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Clarence freshwater fish go with the flow

Clarence River Fish Track continues to undertake world class research investigating the influence of river flows and barriers (e.g. waterfalls and weirs) on the seasonal movements of freshwater fish species. A mini-report detailing the latest findings of the Fishtrack project has just been completed by Dr Gavin Butler of DPI Water.

Clarence Fish Track is a partnership initiative of NSW Department of Primary Industries, North Coast Local Land Services, Clarence Valley Council, Coffs Harbour City Council and Essential Energy with support from the National Landcare Programme and the NSW Recreational Fishing Trust.

Nigel Blake, Senior Land Services Officer said, “It is great to be have a world class fish monitoring programme right here in the Clarence and the knowledge generated by Clarence Fish Track is of interest to many people from all areas of the community.”

The project is assisting river managers, recreational fishers and the international scientific community to better understand and manage the region’s precious freshwater fish communities.

Over the 2015/16 season more than 30,000 individual fish were caught (and released) from 27 sites in the Clarence System.  Twenty eight different native fish species and two introduced species, goldfish and eastern mosquitofish, were found.

Encouragingly, the endangered eastern freshwater cod (Maccullochella ikei) was present at a number of sites in the Orara, Clarence, Mann and Nymboida rivers. Other large species caught include, catfish, bass, herring, eels, and freshwater mullet.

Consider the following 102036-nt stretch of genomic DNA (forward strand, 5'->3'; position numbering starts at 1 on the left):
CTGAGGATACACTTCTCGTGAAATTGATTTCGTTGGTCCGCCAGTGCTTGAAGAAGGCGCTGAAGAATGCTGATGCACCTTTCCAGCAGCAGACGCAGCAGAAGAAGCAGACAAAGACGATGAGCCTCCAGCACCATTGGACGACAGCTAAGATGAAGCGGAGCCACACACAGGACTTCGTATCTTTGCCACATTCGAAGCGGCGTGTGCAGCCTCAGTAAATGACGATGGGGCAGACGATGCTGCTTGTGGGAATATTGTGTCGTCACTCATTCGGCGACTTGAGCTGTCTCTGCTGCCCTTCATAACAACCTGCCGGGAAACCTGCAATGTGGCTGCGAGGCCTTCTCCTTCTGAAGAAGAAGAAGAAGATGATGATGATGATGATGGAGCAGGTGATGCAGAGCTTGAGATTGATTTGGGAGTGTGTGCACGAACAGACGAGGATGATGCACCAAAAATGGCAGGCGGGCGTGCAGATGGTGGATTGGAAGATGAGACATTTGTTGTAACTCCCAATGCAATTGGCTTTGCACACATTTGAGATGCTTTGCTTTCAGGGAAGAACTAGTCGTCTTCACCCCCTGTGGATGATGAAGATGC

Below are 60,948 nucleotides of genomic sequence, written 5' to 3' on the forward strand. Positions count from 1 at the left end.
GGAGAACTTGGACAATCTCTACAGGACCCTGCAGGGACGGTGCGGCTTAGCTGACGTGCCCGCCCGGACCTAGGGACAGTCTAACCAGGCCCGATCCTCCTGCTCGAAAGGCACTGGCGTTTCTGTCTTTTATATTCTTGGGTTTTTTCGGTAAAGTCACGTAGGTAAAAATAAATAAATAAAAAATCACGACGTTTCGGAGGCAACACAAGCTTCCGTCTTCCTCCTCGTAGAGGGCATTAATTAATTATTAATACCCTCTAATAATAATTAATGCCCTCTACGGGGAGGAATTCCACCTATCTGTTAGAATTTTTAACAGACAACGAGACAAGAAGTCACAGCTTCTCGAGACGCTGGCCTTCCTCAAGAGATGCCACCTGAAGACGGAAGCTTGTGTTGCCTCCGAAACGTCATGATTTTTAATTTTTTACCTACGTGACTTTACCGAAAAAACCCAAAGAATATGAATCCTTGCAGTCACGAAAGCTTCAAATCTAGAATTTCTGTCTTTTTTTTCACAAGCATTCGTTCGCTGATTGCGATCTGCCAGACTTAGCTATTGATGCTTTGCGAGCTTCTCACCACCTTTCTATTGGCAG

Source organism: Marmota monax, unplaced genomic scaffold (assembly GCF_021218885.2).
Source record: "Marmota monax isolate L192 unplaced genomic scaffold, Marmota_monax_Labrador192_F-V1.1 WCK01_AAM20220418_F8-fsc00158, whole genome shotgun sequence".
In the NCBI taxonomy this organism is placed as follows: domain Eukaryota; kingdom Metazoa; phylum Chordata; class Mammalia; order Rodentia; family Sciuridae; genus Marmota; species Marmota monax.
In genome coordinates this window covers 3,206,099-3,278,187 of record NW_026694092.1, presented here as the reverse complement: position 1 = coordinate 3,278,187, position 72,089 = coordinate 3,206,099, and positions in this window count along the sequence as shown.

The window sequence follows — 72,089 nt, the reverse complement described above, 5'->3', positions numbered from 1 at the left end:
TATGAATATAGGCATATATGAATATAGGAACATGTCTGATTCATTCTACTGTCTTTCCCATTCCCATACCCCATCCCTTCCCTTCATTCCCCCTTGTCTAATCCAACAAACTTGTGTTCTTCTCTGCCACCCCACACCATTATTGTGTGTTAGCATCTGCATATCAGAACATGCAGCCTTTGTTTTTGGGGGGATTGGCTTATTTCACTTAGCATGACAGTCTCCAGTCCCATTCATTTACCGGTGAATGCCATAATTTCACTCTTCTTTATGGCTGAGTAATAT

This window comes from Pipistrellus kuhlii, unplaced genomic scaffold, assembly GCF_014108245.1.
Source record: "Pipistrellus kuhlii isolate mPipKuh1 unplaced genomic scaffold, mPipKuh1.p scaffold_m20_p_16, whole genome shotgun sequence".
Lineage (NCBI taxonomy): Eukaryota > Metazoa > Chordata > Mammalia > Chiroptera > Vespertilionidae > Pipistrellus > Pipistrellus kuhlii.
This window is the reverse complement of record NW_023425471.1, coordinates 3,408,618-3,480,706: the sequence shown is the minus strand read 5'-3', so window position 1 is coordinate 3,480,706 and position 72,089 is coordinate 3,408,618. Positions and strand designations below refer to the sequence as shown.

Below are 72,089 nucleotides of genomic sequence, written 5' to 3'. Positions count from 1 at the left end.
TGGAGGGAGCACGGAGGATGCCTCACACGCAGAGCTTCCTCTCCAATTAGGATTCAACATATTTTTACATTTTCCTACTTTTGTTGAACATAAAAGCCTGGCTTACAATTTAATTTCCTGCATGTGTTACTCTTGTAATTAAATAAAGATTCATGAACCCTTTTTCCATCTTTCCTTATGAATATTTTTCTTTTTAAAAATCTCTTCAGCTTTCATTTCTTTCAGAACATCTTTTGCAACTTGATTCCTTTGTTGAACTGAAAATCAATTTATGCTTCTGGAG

Using an internationally recognised method of analysing fish numbers, diversity and breeding at the 27 sites in the system an overall health score was determined. All sites in the Clarence System had good or excellent scores for indicators of both diversity and nativeness (lack of introduced species).

A low number of juveniles (recruitment) for many samples resulted in the overall health scores being reduced to moderate in the winter season.  However, juveniles were found at many sites in the system over the year, indicating that most species are successfully breeding in parts of the system and overall, fish numbers have not reduced over the ten years of Fish Track monitoring.

The study also reports on the movement of fish implanted with acoustic tags that monitors their movements upstream and downstream. The tags emit a beep that is detected by the receivers placed throughout the Clarence System in what is the largest detection array in the southern hemisphere.

Flow was typically low across all parts of the basin during 2015-16 and only two rises over two metres were recorded at the Lilydale Gauging Station. This is most likely the reason that movement by tagged fish were overall fewer in number and shorter in distance than last season with most tagged fish staying near where they were released. This is in contrast to seasons when river rises coincide with breeding seasons.

These seasons saw migrations by many Australian Bass and Freshwater mullet of over 300 km, while other tagged species displayed greater movement upstream and downstream.

Nigel concluded, “The Clarence Fishtrack project has confirmed that the Clarence Catchment has a unique and resilient fish population.

“We have proven that barriers and flow have a major influence on the natural movements and migrations of our native fish.

“We need to carefully consider the influence of any projects on the Clarence that may have the potential to modify natural flood patterns, block natural migration pathways, and will severely and irreversibly affect many of our native fish such as Australian bass and the endangered eastern freshwater cod,” Nigel concluded.

Media contact:           Nigel Blake, Senior Land Services Officer, Phone 0427 666 462

Photo caption:           Captured eastern freshwater cod - tagged and measured prior to release.